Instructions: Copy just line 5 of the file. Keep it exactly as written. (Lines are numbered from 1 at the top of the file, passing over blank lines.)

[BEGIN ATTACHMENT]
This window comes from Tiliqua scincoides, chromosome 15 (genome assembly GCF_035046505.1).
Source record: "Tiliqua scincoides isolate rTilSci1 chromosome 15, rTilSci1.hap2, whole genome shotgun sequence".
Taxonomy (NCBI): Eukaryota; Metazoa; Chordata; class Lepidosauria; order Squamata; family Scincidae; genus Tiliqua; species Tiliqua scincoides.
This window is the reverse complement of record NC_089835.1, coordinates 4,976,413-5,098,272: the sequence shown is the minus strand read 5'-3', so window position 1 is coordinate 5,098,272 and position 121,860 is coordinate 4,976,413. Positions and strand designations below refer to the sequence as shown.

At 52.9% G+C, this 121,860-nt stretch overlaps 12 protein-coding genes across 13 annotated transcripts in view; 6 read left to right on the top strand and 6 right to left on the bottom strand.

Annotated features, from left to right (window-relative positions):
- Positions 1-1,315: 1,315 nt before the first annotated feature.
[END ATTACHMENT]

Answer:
At 52.9% G+C, this 121,860-nt stretch overlaps 12 protein-coding genes across 13 annotated transcripts in view; 6 read left to right on the top strand and 6 right to left on the bottom strand.